Risking his health?
Russell Wilson doesn’t compute such odds.
“I don’t think about risk,” the Seahawks’ quarterback said before being a full participant in practice again on Thursday.
It was the latest sign Wilson will start for the 78th consecutive time for Seattle (2-1) at MetLife Stadium on Sunday against the Jets (1-2).
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That, despite a sprained medial collateral ligament in his left knee on top of a sprained right ankle.
Those injuries this month have many thinking it’d be best for Wilson to sit out this game and then rest again during next week’s bye to be in better shape for the 12 games the Seahawks will play over 12 weekends to end the regular season.
Whatever, Wilson says.
Asked if he will be ready to play Sunday he said: “No doubt. No doubt.”
It’s becoming apparent Wilson is going to play with a brace over the left knee he sprained when San Francisco’s Eli Harold pulled him down by the top of his shoulder pads on a sack last Sunday.
Wilson’s been wearing sweatpants over a knee brace this week.
“I played with a knee brace before; I can’t remember what year at N.C. State,” Wilson said between the team’s morning walk-through drills and the afternoon’s full practice. “I’ve been able to do it and it’s not going to be a hindrance, really. I don’t mind wearing one.
“I’m wearing one right now.”
Yet Sunday won’t feature the normal, elusive Wilson, the one who usually masks pass-protection issues by running away from and around pressure to make big plays. He hasn’t been that way since he sprained his right ankle in the third quarter of the opening game Sept. 11 against Miami.
The normal Wilson would have run around Harold last weekend instead of getting pulled down and injured.
Wilson figures to be relatively stationary Sunday against Sheldon Richardson, Muhammad Wilkerson, Leonard Williams and the Jets’ often-nasty defensive front.
Yet Wilson is not wired to take a game off.
In fact, Wilson says he’s wired like a mule.
“Yeah, I’ve always kind of had a high pain tolerance,” he said, before adding: “I think ultimately it’s in your mind, it’s between your ears. It’s what you tell yourself.
“I think a lot of it is how you come back from adversity, on the field, off the field, just in life in general. Also just your will; ultimately, how bad you want to play. You also have to be smart always, but I think a lot of it is self-taught. I’m grateful for the people around me. I have a great crew to help me. The trainers here have been phenomenal, they’ve been on it every day.
“I’ve been getting here early morning as always, but just making sure we’re getting the treatments done.”
Wilson has flown up from California his physical therapist and also had his masseuse working on him.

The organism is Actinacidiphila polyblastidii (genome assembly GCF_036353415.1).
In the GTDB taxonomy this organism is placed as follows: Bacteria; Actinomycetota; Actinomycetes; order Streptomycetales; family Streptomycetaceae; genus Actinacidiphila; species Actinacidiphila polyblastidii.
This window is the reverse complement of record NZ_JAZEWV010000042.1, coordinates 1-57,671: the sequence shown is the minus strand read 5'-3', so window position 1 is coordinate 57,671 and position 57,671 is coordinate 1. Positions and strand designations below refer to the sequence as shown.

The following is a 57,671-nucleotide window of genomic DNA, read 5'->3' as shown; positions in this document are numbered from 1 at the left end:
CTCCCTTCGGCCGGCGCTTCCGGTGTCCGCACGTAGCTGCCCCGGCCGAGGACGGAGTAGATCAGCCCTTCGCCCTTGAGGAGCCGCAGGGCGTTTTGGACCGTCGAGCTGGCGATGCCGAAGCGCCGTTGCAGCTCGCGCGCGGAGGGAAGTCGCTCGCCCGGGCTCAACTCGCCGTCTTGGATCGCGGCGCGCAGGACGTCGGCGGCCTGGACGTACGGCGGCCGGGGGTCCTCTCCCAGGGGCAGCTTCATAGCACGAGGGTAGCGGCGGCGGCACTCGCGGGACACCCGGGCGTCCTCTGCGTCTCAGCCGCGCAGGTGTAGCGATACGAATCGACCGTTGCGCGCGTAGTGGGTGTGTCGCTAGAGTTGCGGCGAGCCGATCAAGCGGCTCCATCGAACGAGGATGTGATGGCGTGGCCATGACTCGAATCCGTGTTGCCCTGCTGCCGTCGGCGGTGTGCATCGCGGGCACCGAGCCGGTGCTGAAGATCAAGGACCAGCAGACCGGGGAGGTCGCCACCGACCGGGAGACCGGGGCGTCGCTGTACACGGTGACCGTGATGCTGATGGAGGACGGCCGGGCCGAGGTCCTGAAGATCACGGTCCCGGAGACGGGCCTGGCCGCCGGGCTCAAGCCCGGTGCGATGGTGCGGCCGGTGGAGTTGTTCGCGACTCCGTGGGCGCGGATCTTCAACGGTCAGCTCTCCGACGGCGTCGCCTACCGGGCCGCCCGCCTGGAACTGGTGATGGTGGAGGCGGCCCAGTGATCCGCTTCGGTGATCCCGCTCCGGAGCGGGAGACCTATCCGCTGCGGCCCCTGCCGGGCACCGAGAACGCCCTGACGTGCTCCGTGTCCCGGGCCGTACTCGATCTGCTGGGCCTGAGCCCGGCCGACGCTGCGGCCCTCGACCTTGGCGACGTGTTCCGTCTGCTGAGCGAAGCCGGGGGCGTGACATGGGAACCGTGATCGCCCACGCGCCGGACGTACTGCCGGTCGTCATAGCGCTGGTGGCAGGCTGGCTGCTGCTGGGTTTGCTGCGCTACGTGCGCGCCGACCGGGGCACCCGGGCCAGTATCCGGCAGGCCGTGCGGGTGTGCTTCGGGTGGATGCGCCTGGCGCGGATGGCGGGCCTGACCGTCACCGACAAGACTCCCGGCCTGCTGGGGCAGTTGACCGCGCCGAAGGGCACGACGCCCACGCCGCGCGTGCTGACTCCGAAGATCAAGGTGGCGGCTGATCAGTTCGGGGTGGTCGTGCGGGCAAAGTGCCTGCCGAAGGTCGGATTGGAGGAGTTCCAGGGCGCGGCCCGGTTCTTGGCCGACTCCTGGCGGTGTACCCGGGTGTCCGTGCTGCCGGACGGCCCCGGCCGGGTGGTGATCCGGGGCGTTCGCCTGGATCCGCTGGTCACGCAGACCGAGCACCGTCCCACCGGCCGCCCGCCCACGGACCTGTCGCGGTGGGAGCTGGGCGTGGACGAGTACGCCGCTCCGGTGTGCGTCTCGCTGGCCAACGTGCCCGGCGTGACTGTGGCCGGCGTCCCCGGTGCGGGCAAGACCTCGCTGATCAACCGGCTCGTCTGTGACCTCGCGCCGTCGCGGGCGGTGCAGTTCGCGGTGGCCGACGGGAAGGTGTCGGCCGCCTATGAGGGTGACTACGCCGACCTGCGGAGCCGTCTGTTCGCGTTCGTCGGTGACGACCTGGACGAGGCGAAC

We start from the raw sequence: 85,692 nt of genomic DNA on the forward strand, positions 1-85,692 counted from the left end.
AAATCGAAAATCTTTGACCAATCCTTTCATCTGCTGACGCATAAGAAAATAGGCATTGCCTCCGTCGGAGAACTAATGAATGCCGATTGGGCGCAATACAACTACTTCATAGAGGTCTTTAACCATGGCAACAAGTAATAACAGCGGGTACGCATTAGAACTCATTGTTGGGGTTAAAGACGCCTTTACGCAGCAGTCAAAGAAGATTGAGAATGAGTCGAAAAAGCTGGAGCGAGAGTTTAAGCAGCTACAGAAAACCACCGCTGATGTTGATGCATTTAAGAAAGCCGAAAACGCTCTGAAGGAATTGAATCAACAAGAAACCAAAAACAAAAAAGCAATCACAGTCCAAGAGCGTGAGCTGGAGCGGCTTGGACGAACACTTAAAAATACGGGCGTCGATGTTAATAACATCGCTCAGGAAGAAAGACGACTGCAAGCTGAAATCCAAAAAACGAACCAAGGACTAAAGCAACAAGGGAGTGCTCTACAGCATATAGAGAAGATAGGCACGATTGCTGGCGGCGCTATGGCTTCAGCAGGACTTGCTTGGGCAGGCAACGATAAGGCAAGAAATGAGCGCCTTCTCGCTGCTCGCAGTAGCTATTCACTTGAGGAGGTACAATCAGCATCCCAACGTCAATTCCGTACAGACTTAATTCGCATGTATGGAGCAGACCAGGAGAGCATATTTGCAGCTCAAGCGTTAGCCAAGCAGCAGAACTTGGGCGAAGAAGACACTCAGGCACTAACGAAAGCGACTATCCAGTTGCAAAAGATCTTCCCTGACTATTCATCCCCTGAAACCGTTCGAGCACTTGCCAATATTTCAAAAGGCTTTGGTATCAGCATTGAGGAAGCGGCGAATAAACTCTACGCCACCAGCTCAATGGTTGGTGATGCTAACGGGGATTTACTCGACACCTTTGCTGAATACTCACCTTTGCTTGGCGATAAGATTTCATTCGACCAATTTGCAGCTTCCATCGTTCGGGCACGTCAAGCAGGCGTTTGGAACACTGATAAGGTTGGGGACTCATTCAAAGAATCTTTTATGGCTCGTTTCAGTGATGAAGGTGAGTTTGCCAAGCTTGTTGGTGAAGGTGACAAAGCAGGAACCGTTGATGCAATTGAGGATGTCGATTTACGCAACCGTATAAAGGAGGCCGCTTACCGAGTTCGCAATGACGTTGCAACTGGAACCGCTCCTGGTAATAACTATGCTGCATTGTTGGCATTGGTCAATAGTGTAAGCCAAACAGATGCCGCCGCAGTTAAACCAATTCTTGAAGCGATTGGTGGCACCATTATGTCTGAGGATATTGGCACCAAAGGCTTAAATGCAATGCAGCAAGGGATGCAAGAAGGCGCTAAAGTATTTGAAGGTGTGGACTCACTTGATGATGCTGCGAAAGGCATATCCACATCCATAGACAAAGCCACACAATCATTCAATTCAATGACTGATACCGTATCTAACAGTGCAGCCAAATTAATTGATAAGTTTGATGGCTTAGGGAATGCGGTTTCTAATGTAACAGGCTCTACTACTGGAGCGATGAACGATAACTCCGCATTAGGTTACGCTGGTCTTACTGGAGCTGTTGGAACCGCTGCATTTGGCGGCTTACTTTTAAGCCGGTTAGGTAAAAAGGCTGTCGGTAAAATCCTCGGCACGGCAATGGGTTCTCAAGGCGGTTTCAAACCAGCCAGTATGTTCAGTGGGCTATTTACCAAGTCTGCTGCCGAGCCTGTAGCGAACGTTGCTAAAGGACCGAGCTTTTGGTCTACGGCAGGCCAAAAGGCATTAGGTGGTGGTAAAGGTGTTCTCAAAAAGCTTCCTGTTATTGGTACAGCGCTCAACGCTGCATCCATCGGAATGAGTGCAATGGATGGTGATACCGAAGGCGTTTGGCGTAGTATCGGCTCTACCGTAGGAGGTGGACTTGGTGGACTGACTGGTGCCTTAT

“It’s the mulish approach,” he said. “It’s the belief that ultimately you can do it.”
Coach Pete Carroll calls Wilson “half-crazy” in his desire to prove doubters wrong that he can’t play with injuries.
Has Wilson had to lobby Carroll to play Sunday?
“I haven’t really tried to politic. I think that the doctors looked at my leg, they see my mobility in it, they see my strength in it,” Wilson said.
“I never don’t want to be on the field. I’ll be ready to go.”
SPILLER COULD PLAY SUNDAY
C.J. Spiller has had just one practice as a Seahawk.
Yet running backs coach Sherman Smith thinks the 2012 Pro Bowler can contribute right away. As in, Sunday against the Jets, three days after his first Seahawks practice.
“I don’t think it’s unrealistic to expect that,” Smith said.
“It’s just their ability to learn and soak in what we are trying to do, and not to be unrealistic in what we are asking of him. But what we are asking of him, I think he could do it, if we said, ‘Hey, man, we give you a group of plays,’ whatever, he’ll be able to handle it.”
“He’s picking stuff up pretty good. Moves pretty good out there. So I think he’s just getting acclimated to what we’re doing.”
Spiller, 29, signed Wednesday a minimum contract to help provide depth behind Christine Michael with lead back Thomas Rawls out injured. New Orleans unexpectedly released Spiller Sept. 13 after a little more than one season with the Saints.
His arrival for the rest of this season underlines that the Seahawks expect Rawls to remain out with a broken bone in his leg well beyond next week’s bye. Spiller’s signing could also be an indicator of rookie third-down back C.J. Prosise’s difficulty trying to catch passes with a protective device over a broken bone in his hand.
The Seahawks listed Prosise as a full participant in practices Wednesday and Thursday. He was catching passes from Wilson in the first 30 minutes of practice Thursday the team permits the media to watch.
Spiller worked out for the Jets on Tuesday. Now he could be playing against them Sunday.
“It’s not a definite that I’m going to play this week,” he reiterated. “Obviously, you want to, but at the same time you want to be smart considering I haven’t played football in four weeks. So you don’t want to go out there and put yourself in a situation where you hamper your body, we want to be smart.
“If I do go on the trip it would be good to go back. I’m familiar with those guys considering I was with Buffalo for five years. Even though they had some change, some turnover with their personnel they still kind of do the same stuff.”
SORE BACK KEEPS GRAHAM ON SIDELINE
Tight end Jimmy Graham missed a second consecutive practice with a newly listed back injury of unknown origin or severity.
Safety Earl Thomas missed practice for what the team termed as a reason “not injury related.”
Rawls remained out with his cracked fibula, and will be out for multiple weeks, Carroll has said.
Rookie tight end Nick Vannett, sidelined the first three games by a high-ankle sprain, and wide receiver Tyler Lockett (knee) were limited in practice. So were outside linebacker Mike Morgan (hip) and rookie defensive tackle Jarran Reed (with a new hip injury).
Gregg Bell: @gbellseattle